Policy development can be a complex and messy business, with many competing demands, considerations, advice and recommendations.
A key consideration for analysts and advisers on policy development is whether their analysis and advice is accepted and used, and how to evaluate policy outcomes.
These issues were considered at the recent Australasian Evaluation Society 2011 International Conference - Evaluation and Influence.
Two clear themes emerged during the conference about influential evaluation:
Both themes resonated with the Allen Consulting Group’s experience in undertaking evaluative projects for government clients.
There is clearly a thirst for evaluation that answers difficult but important policy questions. For example, Professor Peter Shergold’s presentation about the potential of social impact bonds challenged those present to consider how evaluation could demonstrate that a social innovation, funded through such bonds, was actually having an effect on a particular social problem - including some of the most insidious social problems we face.
It was clear from this example and others, that evaluation will have the greatest influence if it can effectively tackle tricky questions of cause and effect in a compelling and timely way.
The conference highlighted perspectives on what makes some reports more forceful than others, including the importance of gathering unfiltered perspectives from people who are not usually heard. This is a common feature of our approach.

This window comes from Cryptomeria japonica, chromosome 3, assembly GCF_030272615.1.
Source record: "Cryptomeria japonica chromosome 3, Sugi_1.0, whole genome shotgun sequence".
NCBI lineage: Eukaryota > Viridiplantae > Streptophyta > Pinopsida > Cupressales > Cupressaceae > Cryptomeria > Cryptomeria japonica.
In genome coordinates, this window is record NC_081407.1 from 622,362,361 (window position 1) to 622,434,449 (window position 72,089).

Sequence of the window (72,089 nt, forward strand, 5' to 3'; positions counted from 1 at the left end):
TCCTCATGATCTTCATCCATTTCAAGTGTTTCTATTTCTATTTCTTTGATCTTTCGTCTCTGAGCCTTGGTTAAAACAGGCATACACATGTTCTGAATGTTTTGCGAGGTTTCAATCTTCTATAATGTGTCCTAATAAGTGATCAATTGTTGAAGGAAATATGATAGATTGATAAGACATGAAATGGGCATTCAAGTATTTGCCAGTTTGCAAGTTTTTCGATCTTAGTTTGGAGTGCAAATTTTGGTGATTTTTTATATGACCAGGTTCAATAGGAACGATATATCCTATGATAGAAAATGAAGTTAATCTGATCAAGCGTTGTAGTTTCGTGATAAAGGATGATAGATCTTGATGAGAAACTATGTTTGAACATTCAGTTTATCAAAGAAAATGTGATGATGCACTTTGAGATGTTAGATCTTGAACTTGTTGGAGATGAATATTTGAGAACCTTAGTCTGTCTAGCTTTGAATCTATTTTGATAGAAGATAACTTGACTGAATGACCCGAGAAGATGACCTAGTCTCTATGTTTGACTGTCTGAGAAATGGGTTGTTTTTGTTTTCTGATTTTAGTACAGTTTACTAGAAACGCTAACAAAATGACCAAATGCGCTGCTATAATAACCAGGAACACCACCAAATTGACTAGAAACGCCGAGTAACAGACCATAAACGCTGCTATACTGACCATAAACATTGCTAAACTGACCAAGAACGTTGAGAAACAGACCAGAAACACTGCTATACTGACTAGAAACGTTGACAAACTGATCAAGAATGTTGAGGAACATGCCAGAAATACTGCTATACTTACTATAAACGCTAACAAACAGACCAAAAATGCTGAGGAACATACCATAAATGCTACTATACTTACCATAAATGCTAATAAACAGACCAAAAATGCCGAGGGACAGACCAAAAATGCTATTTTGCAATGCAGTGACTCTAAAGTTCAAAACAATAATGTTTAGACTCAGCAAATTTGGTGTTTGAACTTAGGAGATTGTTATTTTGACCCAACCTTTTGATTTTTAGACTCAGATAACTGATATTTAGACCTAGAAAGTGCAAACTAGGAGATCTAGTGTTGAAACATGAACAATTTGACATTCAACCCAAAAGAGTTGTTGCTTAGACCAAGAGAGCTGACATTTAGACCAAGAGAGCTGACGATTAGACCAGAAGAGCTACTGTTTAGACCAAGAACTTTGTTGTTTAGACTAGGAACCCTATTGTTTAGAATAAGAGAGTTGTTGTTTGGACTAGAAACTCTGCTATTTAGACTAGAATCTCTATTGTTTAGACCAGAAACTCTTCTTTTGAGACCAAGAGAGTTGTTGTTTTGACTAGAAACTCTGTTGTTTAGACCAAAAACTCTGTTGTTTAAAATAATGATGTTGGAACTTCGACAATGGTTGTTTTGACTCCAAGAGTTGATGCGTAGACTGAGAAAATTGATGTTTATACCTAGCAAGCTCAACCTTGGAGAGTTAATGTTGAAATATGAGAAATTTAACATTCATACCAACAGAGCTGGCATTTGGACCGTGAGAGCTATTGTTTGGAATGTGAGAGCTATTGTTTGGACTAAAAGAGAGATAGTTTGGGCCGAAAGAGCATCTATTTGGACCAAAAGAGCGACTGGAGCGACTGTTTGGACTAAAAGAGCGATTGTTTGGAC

For example, in recent projects we have consulted with a cross-section of young people throughout Victoria in a variety of settings to ensure we are hearing from those who would not typically be given an opportunity to describe their experiences.
Reaching such groups in an effective and engaging way often forces us to challenge how we have collected information previously.
Recent examples of our work also illustrate our overall philosophy of being as inclusive and transparent as possible in the conduct of each project, a theme resonating in several instances at the conference.
In a current evaluation, we involved those responsible for delivering an apprentice support program in a workshop developing the evaluation strategy.
We recognise that working alongside the people who are responsible for a program or service is more likely to lead to findings that are informed by practice and are adopted by service providers.
Based on many years of experience, we are committed to presenting evidence, findings and recommendations that are clear and focussed.
In an age of information overload, readers appreciate this, even if it means being selective in deciding what information is included and given prominence. People from government agencies who receive reports confirmed that this most likely to influence decision-makers.
At the Allen Consulting Group, we tackle difficult policy problems and methodological challenges to present reports that contribute to the policy development process.
In collecting and analysing data, we challenge established ways of doing things. Reports will have the greatest impact and be most valued if they provide insight regarding a complex issue and present the results in a clear and compelling way.
By Luke Condon